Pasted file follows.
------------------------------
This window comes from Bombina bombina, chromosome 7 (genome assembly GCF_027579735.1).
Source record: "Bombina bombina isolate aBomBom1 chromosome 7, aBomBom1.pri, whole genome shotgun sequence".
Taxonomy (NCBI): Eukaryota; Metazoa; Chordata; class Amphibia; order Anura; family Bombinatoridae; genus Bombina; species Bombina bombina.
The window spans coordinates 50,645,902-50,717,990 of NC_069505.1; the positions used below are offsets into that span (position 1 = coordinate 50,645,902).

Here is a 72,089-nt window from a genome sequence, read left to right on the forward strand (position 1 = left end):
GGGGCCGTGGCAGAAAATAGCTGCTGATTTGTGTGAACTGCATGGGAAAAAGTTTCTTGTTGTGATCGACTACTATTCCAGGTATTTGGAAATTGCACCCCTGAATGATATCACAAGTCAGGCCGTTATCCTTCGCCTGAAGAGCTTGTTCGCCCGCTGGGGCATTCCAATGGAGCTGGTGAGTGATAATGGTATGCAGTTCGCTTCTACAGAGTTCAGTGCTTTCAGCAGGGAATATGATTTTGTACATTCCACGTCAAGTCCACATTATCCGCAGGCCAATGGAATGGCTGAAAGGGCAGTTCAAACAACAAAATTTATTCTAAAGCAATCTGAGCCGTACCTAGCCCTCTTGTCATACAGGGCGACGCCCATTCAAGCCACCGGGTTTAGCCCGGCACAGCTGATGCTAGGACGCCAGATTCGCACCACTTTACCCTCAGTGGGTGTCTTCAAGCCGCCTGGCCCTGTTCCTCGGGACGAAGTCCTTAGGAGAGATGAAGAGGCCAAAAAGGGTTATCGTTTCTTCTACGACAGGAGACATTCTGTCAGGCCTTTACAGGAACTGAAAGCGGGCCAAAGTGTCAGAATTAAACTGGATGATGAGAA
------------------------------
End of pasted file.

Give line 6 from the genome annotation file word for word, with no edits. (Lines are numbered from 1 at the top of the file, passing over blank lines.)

GGGGCCGTGGCAGAAAATAGCTGCTGATTTGTGTGAACTGCATGGGAAAAAGTTTCTTGTTGTGATCGACTACTATTCCAGGTATTTGGAAATTGCACCCCTGAATGATATCACAAGTCAGGCCGTTATCCTTCGCCTGAAGAGCTTGTTCGCCCGCTGGGGCATTCCAATGGAGCTGGTGAGTGATAATGGTATGCAGTTCGCTTCTACAGAGTTCAGTGCTTTCAGCAGGGAATATGATTTTGTACATTCCACGTCAAGTCCACATTATCCGCAGGCCAATGGAATGGCTGAAAGGGCAGTTCAAACAACAAAATTTATTCTAAAGCAATCTGAGCCGTACCTAGCCCTCTTGTCATACAGGGCGACGCCCATTCAAGCCACCGGGTTTAGCCCGGCACAGCTGATGCTAGGACGCCAGATTCGCACCACTTTACCCTCAGTGGGTGTCTTCAAGCCGCCTGGCCCTGTTCCTCGGGACGAAGTCCTTAGGAGAGATGAAGAGGCCAAAAAGGGTTATCGTTTCTTCTACGACAGGAGACATTCTGTCAGGCCTTTACAGGAACTGAAAGCGGGCCAAAGTGTCAGAATTAAACTGGATGATGAGAA